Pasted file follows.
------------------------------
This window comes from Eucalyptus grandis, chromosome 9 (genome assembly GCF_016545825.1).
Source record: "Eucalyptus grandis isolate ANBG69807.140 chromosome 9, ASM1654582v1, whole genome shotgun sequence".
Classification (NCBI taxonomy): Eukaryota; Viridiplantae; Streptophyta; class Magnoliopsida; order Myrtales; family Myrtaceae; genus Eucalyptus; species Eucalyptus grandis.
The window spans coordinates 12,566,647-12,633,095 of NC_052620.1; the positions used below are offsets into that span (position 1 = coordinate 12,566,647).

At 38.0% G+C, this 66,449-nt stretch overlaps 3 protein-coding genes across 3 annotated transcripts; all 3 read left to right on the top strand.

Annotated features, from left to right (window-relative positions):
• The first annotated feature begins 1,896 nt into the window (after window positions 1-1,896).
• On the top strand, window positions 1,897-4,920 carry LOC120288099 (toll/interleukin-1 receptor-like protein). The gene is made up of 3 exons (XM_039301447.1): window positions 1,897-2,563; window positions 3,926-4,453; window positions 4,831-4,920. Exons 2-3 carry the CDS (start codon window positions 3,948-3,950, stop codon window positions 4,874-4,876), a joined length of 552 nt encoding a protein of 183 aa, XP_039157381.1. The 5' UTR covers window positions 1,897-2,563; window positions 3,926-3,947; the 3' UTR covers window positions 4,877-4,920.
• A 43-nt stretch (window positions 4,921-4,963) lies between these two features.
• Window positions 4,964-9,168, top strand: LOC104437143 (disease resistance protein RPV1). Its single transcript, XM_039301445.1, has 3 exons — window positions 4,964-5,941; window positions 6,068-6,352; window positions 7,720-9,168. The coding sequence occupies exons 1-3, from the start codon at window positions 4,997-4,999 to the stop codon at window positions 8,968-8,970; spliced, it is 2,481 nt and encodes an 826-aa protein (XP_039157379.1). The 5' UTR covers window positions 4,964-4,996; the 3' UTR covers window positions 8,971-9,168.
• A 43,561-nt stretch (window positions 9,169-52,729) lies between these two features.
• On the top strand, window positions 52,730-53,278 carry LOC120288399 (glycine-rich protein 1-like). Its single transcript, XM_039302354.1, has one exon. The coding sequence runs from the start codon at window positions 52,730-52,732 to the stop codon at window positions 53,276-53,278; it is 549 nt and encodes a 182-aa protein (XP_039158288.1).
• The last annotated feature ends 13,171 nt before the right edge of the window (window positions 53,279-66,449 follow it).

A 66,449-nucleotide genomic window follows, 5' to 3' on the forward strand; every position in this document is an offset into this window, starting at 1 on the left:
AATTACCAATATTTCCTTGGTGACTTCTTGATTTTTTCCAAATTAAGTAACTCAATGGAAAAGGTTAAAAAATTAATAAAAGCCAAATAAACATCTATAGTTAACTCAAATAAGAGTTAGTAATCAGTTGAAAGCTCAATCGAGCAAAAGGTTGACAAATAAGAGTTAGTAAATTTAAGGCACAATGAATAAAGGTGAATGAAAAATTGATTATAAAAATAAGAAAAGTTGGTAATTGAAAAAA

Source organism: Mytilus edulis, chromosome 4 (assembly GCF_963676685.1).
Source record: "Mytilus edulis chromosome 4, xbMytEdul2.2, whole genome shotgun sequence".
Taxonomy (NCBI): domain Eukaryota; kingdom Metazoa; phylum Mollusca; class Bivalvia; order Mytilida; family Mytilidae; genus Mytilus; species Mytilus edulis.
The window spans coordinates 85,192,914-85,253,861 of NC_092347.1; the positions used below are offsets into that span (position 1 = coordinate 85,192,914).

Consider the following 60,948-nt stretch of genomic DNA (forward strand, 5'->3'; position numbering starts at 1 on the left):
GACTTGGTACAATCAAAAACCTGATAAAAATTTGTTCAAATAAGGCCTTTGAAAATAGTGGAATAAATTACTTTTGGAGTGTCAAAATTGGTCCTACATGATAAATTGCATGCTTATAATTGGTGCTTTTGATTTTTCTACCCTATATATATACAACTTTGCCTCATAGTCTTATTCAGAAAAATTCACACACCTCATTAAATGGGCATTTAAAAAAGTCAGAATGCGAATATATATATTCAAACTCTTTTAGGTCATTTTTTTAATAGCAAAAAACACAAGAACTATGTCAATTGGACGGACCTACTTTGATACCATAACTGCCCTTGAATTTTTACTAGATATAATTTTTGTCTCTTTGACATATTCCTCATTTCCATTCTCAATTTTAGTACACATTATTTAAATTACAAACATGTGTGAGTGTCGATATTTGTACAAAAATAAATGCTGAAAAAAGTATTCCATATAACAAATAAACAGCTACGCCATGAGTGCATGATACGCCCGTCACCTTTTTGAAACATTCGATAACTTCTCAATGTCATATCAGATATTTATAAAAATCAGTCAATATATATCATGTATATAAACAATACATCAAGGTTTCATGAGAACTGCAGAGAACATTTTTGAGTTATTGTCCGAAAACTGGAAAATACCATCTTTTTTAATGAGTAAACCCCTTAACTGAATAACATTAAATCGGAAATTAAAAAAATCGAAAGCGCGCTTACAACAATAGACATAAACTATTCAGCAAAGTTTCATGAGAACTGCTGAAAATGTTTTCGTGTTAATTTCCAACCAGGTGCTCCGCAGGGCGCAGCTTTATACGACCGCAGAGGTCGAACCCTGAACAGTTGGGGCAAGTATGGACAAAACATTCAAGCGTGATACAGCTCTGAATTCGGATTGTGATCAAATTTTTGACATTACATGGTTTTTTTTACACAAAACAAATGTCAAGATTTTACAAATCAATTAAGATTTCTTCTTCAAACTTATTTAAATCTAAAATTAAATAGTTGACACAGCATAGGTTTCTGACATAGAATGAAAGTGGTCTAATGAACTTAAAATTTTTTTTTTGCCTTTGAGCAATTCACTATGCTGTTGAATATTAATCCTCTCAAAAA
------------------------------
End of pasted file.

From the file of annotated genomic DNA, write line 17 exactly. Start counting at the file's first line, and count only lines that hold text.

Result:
Source record: "Mytilus edulis chromosome 4, xbMytEdul2.2, whole genome shotgun sequence".